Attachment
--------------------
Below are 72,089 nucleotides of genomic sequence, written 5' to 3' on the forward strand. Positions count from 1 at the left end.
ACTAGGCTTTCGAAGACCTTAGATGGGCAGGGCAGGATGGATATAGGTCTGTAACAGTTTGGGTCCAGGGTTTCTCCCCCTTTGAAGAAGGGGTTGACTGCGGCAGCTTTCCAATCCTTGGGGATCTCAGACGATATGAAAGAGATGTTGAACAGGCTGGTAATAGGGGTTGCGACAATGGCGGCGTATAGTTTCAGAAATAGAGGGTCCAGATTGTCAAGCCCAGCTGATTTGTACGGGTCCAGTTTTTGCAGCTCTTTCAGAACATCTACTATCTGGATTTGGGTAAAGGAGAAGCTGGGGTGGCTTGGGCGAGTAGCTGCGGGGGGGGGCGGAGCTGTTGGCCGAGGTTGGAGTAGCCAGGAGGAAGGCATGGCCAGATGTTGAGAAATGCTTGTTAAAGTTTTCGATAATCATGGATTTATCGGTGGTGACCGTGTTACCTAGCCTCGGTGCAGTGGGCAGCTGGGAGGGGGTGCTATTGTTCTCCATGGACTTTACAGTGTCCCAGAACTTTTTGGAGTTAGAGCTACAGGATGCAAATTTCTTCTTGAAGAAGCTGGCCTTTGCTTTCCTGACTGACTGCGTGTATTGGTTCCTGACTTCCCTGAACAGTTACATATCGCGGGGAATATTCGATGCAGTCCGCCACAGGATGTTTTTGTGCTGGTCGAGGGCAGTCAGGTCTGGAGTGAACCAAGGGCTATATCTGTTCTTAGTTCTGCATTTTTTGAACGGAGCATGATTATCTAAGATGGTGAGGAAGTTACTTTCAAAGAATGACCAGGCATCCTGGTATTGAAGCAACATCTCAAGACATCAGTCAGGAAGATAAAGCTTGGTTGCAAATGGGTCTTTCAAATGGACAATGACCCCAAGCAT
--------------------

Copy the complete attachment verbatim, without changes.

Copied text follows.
Below are 72,089 nucleotides of genomic sequence, written 5' to 3' on the forward strand. Positions count from 1 at the left end.
ACTAGGCTTTCGAAGACCTTAGATGGGCAGGGCAGGATGGATATAGGTCTGTAACAGTTTGGGTCCAGGGTTTCTCCCCCTTTGAAGAAGGGGTTGACTGCGGCAGCTTTCCAATCCTTGGGGATCTCAGACGATATGAAAGAGATGTTGAACAGGCTGGTAATAGGGGTTGCGACAATGGCGGCGTATAGTTTCAGAAATAGAGGGTCCAGATTGTCAAGCCCAGCTGATTTGTACGGGTCCAGTTTTTGCAGCTCTTTCAGAACATCTACTATCTGGATTTGGGTAAAGGAGAAGCTGGGGTGGCTTGGGCGAGTAGCTGCGGGGGGGGGCGGAGCTGTTGGCCGAGGTTGGAGTAGCCAGGAGGAAGGCATGGCCAGATGTTGAGAAATGCTTGTTAAAGTTTTCGATAATCATGGATTTATCGGTGGTGACCGTGTTACCTAGCCTCGGTGCAGTGGGCAGCTGGGAGGGGGTGCTATTGTTCTCCATGGACTTTACAGTGTCCCAGAACTTTTTGGAGTTAGAGCTACAGGATGCAAATTTCTTCTTGAAGAAGCTGGCCTTTGCTTTCCTGACTGACTGCGTGTATTGGTTCCTGACTTCCCTGAACAGTTACATATCGCGGGGAATATTCGATGCAGTCCGCCACAGGATGTTTTTGTGCTGGTCGAGGGCAGTCAGGTCTGGAGTGAACCAAGGGCTATATCTGTTCTTAGTTCTGCATTTTTTGAACGGAGCATGATTATCTAAGATGGTGAGGAAGTTACTTTCAAAGAATGACCAGGCATCCTGGTATTGAAGCAACATCTCAAGACATCAGTCAGGAAGATAAAGCTTGGTTGCAAATGGGTCTTTCAAATGGACAATGACCCCAAGCAT